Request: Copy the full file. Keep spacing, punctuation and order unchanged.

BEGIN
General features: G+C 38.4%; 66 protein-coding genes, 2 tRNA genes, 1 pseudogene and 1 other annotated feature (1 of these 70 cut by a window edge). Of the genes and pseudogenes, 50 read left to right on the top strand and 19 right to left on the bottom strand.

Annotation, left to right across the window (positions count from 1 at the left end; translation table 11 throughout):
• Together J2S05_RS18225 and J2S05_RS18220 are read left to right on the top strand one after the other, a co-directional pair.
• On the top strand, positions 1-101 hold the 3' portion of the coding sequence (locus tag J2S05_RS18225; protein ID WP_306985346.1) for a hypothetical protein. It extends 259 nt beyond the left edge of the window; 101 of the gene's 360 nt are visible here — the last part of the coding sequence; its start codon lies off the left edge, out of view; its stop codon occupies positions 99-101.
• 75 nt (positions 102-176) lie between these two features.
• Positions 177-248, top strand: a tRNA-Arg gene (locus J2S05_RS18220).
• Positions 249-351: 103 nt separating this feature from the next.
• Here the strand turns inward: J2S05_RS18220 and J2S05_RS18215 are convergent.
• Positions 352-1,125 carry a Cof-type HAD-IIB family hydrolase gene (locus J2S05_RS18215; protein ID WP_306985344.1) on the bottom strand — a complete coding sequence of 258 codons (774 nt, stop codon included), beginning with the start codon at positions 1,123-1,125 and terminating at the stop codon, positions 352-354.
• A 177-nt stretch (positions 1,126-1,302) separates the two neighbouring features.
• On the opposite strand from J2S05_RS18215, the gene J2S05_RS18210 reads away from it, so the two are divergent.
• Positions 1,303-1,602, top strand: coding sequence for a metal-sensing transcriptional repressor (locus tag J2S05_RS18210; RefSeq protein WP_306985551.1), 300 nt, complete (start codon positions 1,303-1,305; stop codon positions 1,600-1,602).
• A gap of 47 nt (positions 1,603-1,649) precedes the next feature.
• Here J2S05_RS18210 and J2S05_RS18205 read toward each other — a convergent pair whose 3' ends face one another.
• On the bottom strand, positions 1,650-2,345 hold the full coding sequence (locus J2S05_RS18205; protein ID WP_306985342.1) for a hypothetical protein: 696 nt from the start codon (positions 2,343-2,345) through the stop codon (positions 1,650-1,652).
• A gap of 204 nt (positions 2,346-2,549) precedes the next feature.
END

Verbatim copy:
General features: G+C 38.4%; 66 protein-coding genes, 2 tRNA genes, 1 pseudogene and 1 other annotated feature (1 of these 70 cut by a window edge). Of the genes and pseudogenes, 50 read left to right on the top strand and 19 right to left on the bottom strand.

Annotation, left to right across the window (positions count from 1 at the left end; translation table 11 throughout):
• Together J2S05_RS18225 and J2S05_RS18220 are read left to right on the top strand one after the other, a co-directional pair.
• On the top strand, positions 1-101 hold the 3' portion of the coding sequence (locus tag J2S05_RS18225; protein ID WP_306985346.1) for a hypothetical protein. It extends 259 nt beyond the left edge of the window; 101 of the gene's 360 nt are visible here — the last part of the coding sequence; its start codon lies off the left edge, out of view; its stop codon occupies positions 99-101.
• 75 nt (positions 102-176) lie between these two features.
• Positions 177-248, top strand: a tRNA-Arg gene (locus J2S05_RS18220).
• Positions 249-351: 103 nt separating this feature from the next.
• Here the strand turns inward: J2S05_RS18220 and J2S05_RS18215 are convergent.
• Positions 352-1,125 carry a Cof-type HAD-IIB family hydrolase gene (locus J2S05_RS18215; protein ID WP_306985344.1) on the bottom strand — a complete coding sequence of 258 codons (774 nt, stop codon included), beginning with the start codon at positions 1,123-1,125 and terminating at the stop codon, positions 352-354.
• A 177-nt stretch (positions 1,126-1,302) separates the two neighbouring features.
• On the opposite strand from J2S05_RS18215, the gene J2S05_RS18210 reads away from it, so the two are divergent.
• Positions 1,303-1,602, top strand: coding sequence for a metal-sensing transcriptional repressor (locus tag J2S05_RS18210; RefSeq protein WP_306985551.1), 300 nt, complete (start codon positions 1,303-1,305; stop codon positions 1,600-1,602).
• A gap of 47 nt (positions 1,603-1,649) precedes the next feature.
• Here J2S05_RS18210 and J2S05_RS18205 read toward each other — a convergent pair whose 3' ends face one another.
• On the bottom strand, positions 1,650-2,345 hold the full coding sequence (locus J2S05_RS18205; protein ID WP_306985342.1) for a hypothetical protein: 696 nt from the start codon (positions 2,343-2,345) through the stop codon (positions 1,650-1,652).
• A gap of 204 nt (positions 2,346-2,549) precedes the next feature.